Winter Eczema: Is It You Or The Weather?
(BlackDoctor.org) — If you suffer from eczema, it may seem that your problems get worse in the winter. You may figure it has something to do with the weather. You could be right because cold, dry air can play a role in flare ups. But, then again, the weather may not be the only changes that have occurred and what you are doing could be causing more problems than the low temperatures.
Warm seasons are generally associated with outdoor activities, but some people spend a lot of time outside in the fall and winter. Those who work outdoors probably have little choice. Then, there are household tasks such as tending to fall gardens, raking leaves, and shoveling snow, that also needs to be done. There are also activities that you may want to do, such as sledding, ice skating, and attending football games.
What you need to realize is that the more time you spend outside, the more you increase your chances of aggravating your eczema, especially if you don’t take measure to counteract the conditions you are exposing yourself to.
On a blustery day, when you have been on the go, a hot shower or bath can seem like a savior, feeling as if its warmth reaches to your soul. But, when you have eczema, what actually happens with those hot showers is that you spend the season drying out your skin and robbing it of nutrients. Even when the temperatures drop, you need to keep your bathing water warm. It also becomes increasingly important to use a moisture rich body cleanser.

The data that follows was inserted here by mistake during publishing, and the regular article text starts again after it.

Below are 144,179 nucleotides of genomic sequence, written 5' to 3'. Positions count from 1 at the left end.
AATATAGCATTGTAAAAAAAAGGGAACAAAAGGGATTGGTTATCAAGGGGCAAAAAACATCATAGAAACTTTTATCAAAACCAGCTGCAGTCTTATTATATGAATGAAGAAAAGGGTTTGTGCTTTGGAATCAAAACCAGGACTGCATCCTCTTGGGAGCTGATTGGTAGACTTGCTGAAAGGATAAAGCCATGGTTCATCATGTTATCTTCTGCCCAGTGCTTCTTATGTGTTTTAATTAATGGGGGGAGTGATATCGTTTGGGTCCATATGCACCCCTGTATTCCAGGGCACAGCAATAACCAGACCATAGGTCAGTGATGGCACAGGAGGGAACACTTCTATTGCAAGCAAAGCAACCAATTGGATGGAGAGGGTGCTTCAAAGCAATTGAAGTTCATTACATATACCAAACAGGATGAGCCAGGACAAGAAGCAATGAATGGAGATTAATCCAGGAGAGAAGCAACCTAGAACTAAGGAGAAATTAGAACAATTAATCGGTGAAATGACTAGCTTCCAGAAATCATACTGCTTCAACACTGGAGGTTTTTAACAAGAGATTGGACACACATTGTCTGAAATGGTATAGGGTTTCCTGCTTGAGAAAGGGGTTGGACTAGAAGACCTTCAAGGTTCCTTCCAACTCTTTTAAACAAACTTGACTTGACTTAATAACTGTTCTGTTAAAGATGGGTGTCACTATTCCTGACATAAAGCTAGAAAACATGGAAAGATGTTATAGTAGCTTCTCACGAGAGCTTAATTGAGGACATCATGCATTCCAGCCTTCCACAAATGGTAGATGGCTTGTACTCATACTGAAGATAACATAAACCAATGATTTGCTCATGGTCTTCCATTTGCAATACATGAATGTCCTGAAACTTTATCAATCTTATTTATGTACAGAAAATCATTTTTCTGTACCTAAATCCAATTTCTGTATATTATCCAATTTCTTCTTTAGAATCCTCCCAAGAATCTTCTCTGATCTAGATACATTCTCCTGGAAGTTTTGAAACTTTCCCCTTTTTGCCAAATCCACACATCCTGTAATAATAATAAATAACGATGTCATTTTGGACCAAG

It’s natural to turn up the heat when you’re cold, but you need to realize that most sources of heat produce dry air that can can dry out your skin. To help reduce some of those effects, try to avoid baking yourself in the house or in your vehicle. Use blankets and extra layers of clothing for added warmth. Also, invest in a humidifier to circulate moisture throughout your home.
You may be failing to counteract the drying circumstances of the season, which means you could be aggravating your eczema. In the summer, you may apply moisturizer once a day and do fine. When it’s cold, you really should moisturize more often and you should also use a thick moisturizer such as body butter if you aren’t already in the habit.
When it’s cold, you may start wearing different types of clothing and that may include different fibers.. Remember that wool and polyester are not generally recommended for people with eczema. Certain dyes can also aggravate the condition. Be observant of changes in your wardrobe that may be linked to flare ups.
Also, be aware that sweat can aggravate eczema. This is particularly important for those add extra layers of clothing and then engage in physical work. Make sure that the layers closest to your body are breathable and absorbent fabrics.
You can’t control the weather but you can control how your respond to it. If you make the right choices, winter eczema may become a thing of the past.